Misguided indeed. The world might indeed be more precarious today that ever before. As a former New York City resident and now a resident of Buffalo, I remarked to a friend, “It’s a good day to live in Western NY. I don’t think I’d be too eager to take the subway today.”

Milennials certainly have grown up in this culture of terrorism and now that Bin Laden has died, there was a need for a collective sigh of relief, a sigh that grew into rampant celebration–something I found to be detestable, but understandable.

A former intern of mine wrote me from Singapore yesterday and had a good comment or two.

Its a catharsis for our young generation that the bogey man is dead. Not all bogey men, but one of them…the problem is in the real world the bogey man still is a human. And we must recognize him for his faults and maybe his virtue.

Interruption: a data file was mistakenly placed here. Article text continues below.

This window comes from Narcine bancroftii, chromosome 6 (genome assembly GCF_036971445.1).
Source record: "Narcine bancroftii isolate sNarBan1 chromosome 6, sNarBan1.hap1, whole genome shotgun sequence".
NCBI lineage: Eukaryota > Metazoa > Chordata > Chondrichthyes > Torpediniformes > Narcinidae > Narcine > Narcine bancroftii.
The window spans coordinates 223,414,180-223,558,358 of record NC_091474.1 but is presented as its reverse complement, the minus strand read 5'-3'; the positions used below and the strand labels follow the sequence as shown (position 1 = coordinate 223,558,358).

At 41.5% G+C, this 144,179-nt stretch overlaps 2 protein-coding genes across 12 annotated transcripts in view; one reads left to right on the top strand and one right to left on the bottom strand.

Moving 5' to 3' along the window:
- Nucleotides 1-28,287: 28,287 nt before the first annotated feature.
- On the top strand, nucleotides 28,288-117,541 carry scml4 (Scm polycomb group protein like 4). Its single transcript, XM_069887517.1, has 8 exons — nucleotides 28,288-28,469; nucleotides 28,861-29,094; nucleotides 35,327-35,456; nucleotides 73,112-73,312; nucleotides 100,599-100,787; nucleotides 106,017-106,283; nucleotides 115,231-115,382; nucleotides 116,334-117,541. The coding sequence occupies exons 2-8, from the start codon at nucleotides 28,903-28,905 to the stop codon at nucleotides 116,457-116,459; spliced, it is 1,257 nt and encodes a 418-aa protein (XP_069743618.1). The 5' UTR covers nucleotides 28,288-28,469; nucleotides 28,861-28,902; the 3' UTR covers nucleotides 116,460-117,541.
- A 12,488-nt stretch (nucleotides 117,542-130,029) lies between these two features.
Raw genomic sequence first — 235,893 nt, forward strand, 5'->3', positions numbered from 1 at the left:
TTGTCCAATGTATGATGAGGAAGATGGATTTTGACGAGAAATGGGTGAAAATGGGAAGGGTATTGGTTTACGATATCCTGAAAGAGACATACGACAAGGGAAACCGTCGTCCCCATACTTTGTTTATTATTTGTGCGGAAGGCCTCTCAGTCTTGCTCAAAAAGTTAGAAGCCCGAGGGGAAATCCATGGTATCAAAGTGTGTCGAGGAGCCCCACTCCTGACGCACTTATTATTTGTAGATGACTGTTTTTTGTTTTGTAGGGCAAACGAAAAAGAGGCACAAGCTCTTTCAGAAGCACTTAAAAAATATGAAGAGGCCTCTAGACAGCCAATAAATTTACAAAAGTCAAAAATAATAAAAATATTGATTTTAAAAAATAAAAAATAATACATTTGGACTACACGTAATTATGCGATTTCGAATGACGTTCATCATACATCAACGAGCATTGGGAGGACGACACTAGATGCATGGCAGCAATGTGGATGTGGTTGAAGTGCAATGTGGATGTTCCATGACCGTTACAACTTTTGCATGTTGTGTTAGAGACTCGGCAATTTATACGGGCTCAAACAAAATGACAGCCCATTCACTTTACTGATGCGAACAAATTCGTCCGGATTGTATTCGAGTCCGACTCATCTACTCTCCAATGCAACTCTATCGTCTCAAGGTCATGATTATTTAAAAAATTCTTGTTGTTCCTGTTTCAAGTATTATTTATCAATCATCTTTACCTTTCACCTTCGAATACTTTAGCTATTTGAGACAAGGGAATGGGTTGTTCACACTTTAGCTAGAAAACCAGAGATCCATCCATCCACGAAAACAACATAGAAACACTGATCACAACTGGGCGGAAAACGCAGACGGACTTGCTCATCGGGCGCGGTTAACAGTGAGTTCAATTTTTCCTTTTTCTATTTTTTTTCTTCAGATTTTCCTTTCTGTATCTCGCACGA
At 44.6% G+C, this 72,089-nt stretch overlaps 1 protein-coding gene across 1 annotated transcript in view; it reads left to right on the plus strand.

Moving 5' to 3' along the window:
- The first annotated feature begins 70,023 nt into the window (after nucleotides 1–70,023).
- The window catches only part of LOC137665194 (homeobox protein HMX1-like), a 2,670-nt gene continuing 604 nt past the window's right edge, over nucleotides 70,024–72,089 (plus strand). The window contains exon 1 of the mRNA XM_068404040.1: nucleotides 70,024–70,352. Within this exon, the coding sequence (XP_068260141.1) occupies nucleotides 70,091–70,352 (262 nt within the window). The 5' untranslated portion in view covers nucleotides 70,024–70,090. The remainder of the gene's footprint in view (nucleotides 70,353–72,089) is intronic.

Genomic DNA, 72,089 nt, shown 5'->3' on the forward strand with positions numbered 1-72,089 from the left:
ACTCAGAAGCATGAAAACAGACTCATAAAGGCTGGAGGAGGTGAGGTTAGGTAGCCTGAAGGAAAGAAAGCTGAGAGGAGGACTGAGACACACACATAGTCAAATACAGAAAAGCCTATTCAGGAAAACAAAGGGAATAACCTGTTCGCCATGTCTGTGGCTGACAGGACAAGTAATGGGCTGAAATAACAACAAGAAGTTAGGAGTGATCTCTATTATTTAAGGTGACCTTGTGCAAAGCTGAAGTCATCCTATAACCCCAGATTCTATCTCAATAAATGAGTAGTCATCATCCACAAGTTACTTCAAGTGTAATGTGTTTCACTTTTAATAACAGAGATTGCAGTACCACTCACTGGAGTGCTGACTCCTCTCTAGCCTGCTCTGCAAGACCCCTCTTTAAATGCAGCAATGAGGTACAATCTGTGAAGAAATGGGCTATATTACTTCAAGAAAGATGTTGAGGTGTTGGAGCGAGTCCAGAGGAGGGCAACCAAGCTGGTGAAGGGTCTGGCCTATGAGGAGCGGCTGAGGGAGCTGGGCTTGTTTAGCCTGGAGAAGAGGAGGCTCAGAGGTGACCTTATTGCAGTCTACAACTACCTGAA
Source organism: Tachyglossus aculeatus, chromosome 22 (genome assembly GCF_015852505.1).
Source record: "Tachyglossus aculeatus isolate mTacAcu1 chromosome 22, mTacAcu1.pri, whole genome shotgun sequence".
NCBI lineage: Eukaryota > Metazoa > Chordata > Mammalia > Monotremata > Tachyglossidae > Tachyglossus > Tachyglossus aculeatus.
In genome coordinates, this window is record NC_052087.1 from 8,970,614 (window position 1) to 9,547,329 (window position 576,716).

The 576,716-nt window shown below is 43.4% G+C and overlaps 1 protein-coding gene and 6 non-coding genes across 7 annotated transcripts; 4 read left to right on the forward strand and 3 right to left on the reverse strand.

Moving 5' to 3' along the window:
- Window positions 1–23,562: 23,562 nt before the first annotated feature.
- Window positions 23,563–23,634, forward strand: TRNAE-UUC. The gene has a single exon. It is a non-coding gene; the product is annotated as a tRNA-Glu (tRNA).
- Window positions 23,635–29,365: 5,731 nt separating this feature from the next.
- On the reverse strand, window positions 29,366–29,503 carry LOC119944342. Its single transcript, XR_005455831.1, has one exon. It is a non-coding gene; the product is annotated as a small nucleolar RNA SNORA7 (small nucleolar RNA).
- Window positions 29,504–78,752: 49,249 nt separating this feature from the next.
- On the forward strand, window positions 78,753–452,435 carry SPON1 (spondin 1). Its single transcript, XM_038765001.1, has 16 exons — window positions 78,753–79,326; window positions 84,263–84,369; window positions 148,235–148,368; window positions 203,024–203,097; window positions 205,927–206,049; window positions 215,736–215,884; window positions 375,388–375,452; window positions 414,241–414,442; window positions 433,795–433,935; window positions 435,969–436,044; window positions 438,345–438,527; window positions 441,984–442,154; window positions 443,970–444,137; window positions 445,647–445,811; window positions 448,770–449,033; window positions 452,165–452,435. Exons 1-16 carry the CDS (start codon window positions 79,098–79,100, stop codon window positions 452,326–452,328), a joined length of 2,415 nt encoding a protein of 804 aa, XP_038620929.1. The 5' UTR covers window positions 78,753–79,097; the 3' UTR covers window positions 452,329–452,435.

But right now we all have a lot of emotion kicking around that gets in front of that vital point, emotions that are valid, and real. Give it a second, and you will see the millenials will figure it out. To paraphrase an Irish writer I can’t remember. “its good enough to know that he was a man and that he lived” usually thats reserved for the over eulogized, but in this case its equally poignant.

Indeed. Excellent comments. A colleague of mine today asked why the world is any more precarious for the millinnials then it was for children of the 50 and 60s with the fallout shelters and air raid drills. As a Gen Xer we were scared to death of the Russians. However, today, we don’t really know the enemy as well. We don’t always know where the enemy will turn up. That, coupled with the over-parenting that many millennials have been raised with and the world can often seem far too scary and that we have far too few ways to battle back.

And JK on the NPR Website added this: